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Beef Stew

Sunday, September 14, 2014

Recipe adopted from The Science of Good Cooking.  [Recipe makes 6 to 8 servings].

This past week in Wisconsin, we had some unusually cool weather as we dipped down to the 30s.  So in turn, I over reacted...completely skipped over the fall season...and made a hearty winter dish.  With the 10-day forecast now predicting weather in the upper 60s and low 70s, I'm pleased to know that I have quite a bit of time to enjoy some fall dishes and desserts before the snow sets in; it is still summer for another week!  Regardless of the weather, beef stew is a comforting, rustic dish that is a favorite to many.

I ended up using a new recipe from The Science of Good Cooking because it promised to deliver on flavor.  Prior to the recipe, this book talks about how savory dishes like beef stew can take their savoriness to the max, and the general message is that you need ingredients rich in glutamates paired with ingredients rich in nucleotides.  Glutamates are are a type of amino acid that enhance flavors (like MSG, which is short for monosodium glutamate).  Examples of foods that contain glutamates include soy sauce, tomato paste, cured ham, tomatoes, garlic, onions, and red wine.  Nucleotides on the other hand are found in meat, seafood, and dried mushrooms.  Now although glutamates are flavor enhancers, the amount of savoriness they can add to a dish pales in comparison to the amount that is produced when they're in combination with nucleotides.

In short, [glutamates] + [nucleotides] = [substantial boost in flavor in savory dishes].

And that's why this recipe calls for tomato paste, salt pork, garlic, onions, and red wine in combination with anchovies and beef.  The combination between the ingredients produces an end product that is significantly greater in flavor than if they would have been if combined with other non-glutamate/nucleotide ingredients.  So the next time you're out with a group of friends and you have a savory dish that just screams flavor, you can let them know what's up. 


2 garlic cloves, minced
4 anchovy fillets, rinsed and minced
1 tablespoon tomato paste

1 (4-pound) boneless beef chuck-eye roast, pulled apart at seams, trimmed, and cut into 1 1/2-inch pieces
2 tablespoons vegetable oil, divided
1 large onion, halved and sliced 1/8-inch thick
4 large carrots, peeled and cut into 1-inch pieces
1/4 cup all-purpose flour
2 cups red wine, such as Pinot Noir
2 cups low-sodium chicken broth
4 ounces salt pork, rinsed
2 bay leaves
4 sprigs fresh thyme

1 pound Yukon Gold potatoes, cut into 1-inch pieces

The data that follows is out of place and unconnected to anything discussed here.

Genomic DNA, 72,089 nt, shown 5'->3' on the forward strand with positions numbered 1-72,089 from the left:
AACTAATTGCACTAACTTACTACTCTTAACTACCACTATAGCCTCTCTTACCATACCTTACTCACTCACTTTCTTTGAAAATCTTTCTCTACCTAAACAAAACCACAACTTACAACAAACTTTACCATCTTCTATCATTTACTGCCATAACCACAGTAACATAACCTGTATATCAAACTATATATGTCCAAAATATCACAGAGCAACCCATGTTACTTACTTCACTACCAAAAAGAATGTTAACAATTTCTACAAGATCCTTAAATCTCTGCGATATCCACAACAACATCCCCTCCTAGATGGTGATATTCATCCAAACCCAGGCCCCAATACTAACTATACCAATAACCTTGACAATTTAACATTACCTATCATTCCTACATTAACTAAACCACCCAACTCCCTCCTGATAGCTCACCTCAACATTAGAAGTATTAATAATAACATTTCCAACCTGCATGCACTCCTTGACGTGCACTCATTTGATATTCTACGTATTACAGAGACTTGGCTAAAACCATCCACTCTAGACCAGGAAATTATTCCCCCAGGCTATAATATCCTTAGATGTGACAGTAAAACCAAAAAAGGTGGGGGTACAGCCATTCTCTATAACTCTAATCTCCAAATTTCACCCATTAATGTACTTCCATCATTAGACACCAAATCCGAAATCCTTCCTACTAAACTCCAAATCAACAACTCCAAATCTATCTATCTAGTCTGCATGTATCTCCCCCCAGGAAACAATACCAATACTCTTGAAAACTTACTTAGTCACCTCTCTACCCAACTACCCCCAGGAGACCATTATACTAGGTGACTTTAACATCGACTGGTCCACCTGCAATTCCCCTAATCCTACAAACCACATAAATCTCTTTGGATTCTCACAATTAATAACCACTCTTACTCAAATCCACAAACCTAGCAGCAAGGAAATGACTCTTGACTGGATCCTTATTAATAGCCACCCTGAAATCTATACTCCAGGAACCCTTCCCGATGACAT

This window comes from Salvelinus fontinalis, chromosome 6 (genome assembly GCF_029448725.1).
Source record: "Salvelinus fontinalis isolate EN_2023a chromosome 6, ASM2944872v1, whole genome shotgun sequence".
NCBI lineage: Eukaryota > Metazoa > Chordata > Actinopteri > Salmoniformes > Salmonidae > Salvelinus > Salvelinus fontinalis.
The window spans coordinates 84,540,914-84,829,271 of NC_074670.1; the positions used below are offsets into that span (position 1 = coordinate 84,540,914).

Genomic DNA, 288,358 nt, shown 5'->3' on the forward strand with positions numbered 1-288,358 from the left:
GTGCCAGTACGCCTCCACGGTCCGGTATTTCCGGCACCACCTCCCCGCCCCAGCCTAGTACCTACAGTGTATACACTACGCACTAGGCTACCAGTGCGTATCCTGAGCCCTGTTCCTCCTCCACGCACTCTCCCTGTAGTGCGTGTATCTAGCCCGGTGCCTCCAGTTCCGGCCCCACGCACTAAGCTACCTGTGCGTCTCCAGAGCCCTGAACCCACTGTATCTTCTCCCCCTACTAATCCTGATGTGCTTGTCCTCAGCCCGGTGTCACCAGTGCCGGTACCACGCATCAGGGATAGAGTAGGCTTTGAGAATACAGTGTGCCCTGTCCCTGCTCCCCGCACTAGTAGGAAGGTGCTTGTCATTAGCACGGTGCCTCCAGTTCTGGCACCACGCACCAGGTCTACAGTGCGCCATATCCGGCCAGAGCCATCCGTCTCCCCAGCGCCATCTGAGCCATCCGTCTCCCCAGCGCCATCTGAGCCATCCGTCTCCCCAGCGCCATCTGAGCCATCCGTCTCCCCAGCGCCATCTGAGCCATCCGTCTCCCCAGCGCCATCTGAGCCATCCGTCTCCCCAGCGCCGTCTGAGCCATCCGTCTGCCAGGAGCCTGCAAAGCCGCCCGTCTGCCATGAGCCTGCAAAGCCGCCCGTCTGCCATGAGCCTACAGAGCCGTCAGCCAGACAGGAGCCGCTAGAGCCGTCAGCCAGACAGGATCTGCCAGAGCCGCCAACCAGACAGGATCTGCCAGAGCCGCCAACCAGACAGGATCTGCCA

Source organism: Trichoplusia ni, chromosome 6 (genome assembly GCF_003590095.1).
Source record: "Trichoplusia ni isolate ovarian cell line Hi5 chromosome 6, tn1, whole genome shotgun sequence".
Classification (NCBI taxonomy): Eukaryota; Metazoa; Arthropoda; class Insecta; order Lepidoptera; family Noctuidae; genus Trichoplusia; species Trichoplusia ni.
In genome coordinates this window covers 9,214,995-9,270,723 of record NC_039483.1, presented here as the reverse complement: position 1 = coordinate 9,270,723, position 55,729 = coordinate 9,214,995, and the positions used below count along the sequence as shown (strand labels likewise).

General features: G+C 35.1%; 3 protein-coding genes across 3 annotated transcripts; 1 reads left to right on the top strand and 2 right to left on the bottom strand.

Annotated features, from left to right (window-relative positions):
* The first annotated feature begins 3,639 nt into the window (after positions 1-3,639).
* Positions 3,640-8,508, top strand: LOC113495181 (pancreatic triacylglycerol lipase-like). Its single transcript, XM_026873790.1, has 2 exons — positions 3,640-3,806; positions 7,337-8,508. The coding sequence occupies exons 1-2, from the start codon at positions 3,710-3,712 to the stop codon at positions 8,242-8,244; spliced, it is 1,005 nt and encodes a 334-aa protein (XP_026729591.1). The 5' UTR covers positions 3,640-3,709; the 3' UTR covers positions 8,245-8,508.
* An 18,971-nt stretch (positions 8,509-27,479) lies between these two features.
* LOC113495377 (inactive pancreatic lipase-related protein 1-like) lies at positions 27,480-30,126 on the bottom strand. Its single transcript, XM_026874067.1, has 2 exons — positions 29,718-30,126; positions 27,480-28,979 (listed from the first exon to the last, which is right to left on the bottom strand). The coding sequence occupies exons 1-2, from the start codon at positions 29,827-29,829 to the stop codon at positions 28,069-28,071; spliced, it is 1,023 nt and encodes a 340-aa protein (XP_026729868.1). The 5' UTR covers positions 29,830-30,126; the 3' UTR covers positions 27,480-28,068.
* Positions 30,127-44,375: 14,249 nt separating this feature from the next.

1 1/2 cups frozen pearl onions, thawed
2 teaspoons unflavored gelatin
1/2 cup water
1 cup frozen peas, thawed
Kosher salt and freshly ground black pepper, to taste


Preheat the oven to 300° F and adjust an oven rack to the lower-middle position.  Using a chef's knife or a fork and bowl, create a paste out of the garlic and anchovy.  Mix in the tomato paste and reserve.

Heat a Dutch oven over medium-high heat.  Add 1 tablespoon oil followed by half of the cubed beef.  Cook until a nice color is achieved on all sides, roughly 8 minutes.  [Side note:  The key to gaining caramelization on the beef is to turn the meat as little as possible.  Constant stirring will result in cooked beef with little to no color].  Using a set of tongs, transfer the beef to a plate.  Add the remaining oil along with the second half of beef.  Cook the second batch the same as the first.  After 8 minutes, add the previously cooked beef back to the Dutch oven and reduce the heat to medium.  Add the chopped onion and carrots and cook for several minutes.  Stir in the garlic mixture and cook for an additional minute.  Add the flour and stir in until the meat is evenly coated.  Add one-third of the wine and stir until the sauce thickens.  Add the remaining wine and stir.  Increase the heat to high and bring the wine to a simmer.  Stir in the broth, salt pork, bay leaves, and thyme.  Bring back to a simmer, cover, transfer to the oven, and cook for 1 1/2 hours.

Remove from the oven and discard the bay leaves and salt pork.  Stir in the potatoes, cover, and place back in the oven for 45 minutes.

Remove from the oven and skim off any excess fat using a large spoon.  Add the pearl onion and cook on the stovetop over medium heat for 15 minutes.  While the stew is cooking, pour the water into a small bowl and sprinkle the gelatin on top.

After 15 minutes, increase the heat to medium-high, stir in the gelatin mixture and peas, and simmer until the stew thickens, roughly 3 minutes.  Season to taste with salt and pepper and serve.

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  1. Wow, this looks amazing! Love the food science lesson! What is the function of the gelatin? Do you just prefer a thicker texture or does the gelatin add something to the flavor profile? Thanks for posting this!! :-)

    1. Tekesha - glad you enjoyed the post! The gelatin doesn't add to the flavor profile; rather, it imitates the texture you'd have, had you used a homemade beef stock. Homemade stocks use bones to add flavor, but also to release gelatin naturally found in the bones. Since we're using a pre-made broth in this recipe, gelatin is added at the end to give the stew a "luxurious texture, as if the stew was made with rich homemade beef stock"...according to ATK.